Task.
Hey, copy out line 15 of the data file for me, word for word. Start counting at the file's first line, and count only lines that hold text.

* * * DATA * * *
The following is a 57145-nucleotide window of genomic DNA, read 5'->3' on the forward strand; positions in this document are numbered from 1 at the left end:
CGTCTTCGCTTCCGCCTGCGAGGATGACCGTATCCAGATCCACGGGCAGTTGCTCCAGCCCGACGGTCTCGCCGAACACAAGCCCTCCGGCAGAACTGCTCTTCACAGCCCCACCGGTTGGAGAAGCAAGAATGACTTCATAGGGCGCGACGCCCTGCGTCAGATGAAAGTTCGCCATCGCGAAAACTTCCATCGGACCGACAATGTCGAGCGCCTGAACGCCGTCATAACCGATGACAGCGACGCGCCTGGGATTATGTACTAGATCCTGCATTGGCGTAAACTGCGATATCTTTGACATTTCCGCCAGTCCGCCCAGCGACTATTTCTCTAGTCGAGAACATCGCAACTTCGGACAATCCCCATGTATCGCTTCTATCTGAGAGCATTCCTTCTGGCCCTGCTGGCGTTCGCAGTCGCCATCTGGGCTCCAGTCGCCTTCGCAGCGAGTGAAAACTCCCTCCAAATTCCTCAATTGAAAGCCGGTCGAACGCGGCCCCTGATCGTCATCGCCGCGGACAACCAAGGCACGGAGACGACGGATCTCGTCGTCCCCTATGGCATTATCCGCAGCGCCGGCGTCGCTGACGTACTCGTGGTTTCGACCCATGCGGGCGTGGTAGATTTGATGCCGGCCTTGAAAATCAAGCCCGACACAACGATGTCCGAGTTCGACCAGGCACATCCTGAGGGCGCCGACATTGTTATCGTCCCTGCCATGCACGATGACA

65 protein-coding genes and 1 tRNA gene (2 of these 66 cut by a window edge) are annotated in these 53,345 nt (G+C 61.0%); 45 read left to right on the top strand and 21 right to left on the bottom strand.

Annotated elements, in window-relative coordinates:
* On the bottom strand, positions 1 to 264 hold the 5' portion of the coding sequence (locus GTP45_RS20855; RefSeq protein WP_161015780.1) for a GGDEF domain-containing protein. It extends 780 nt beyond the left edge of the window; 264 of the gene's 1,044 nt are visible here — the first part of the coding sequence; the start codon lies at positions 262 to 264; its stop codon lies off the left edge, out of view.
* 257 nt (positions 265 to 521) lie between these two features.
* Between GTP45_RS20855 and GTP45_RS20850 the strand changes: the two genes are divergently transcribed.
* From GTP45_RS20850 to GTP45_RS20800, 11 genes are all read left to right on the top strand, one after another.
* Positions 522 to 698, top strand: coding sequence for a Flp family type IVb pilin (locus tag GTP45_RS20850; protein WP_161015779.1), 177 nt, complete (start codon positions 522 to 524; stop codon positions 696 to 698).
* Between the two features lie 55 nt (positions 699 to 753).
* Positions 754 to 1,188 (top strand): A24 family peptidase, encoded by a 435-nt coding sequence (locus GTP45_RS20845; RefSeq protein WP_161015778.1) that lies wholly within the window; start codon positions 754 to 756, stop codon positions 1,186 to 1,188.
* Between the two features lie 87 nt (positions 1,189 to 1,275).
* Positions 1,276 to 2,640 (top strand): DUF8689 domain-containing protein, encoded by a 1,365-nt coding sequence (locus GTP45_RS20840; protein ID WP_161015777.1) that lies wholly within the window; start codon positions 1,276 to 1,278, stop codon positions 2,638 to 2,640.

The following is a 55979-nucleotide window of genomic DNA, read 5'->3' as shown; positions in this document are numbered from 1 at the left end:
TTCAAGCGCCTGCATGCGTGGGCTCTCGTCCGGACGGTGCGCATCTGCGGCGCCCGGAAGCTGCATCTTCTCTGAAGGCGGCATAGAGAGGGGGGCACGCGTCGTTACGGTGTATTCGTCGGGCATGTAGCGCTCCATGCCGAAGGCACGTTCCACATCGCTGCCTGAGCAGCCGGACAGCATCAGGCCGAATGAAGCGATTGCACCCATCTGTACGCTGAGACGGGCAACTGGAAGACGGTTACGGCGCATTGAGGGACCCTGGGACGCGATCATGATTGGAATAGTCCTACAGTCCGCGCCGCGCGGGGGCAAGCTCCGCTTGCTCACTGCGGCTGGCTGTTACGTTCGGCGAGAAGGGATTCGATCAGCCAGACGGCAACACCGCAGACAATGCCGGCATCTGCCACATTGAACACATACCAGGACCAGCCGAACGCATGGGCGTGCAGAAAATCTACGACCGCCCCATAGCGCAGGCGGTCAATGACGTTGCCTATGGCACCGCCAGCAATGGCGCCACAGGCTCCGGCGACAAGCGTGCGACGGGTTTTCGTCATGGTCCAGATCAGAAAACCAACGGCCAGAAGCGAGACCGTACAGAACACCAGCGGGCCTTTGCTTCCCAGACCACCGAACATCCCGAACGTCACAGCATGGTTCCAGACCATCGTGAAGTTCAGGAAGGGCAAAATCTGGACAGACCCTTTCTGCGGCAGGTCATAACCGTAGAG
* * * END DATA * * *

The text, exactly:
TTCAAGCGCCTGCATGCGTGGGCTCTCGTCCGGACGGTGCGCATCTGCGGCGCCCGGAAGCTGCATCTTCTCTGAAGGCGGCATAGAGAGGGGGGCACGCGTCGTTACGGTGTATTCGTCGGGCATGTAGCGCTCCATGCCGAAGGCACGTTCCACATCGCTGCCTGAGCAGCCGGACAGCATCAGGCCGAATGAAGCGATTGCACCCATCTGTACGCTGAGACGGGCAACTGGAAGACGGTTACGGCGCATTGAGGGACCCTGGGACGCGATCATGATTGGAATAGTCCTACAGTCCGCGCCGCGCGGGGGCAAGCTCCGCTTGCTCACTGCGGCTGGCTGTTACGTTCGGCGAGAAGGGATTCGATCAGCCAGACGGCAACACCGCAGACAATGCCGGCATCTGCCACATTGAACACATACCAGGACCAGCCGAACGCATGGGCGTGCAGAAAATCTACGACCGCCCCATAGCGCAGGCGGTCAATGACGTTGCCTATGGCACCGCCAGCAATGGCGCCACAGGCTCCGGCGACAAGCGTGCGACGGGTTTTCGTCATGGTCCAGATCAGAAAACCAACGGCCAGAAGCGAGACCGTACAGAACACCAGCGGGCCTTTGCTTCCCAGACCACCGAACATCCCGAACGTCACAGCATGGTTCCAGACCATCGTGAAGTTCAGGAAGGGCAAAATCTGGACAGACCCTTTCTGCGGCAGGTCATAACCGTAGAG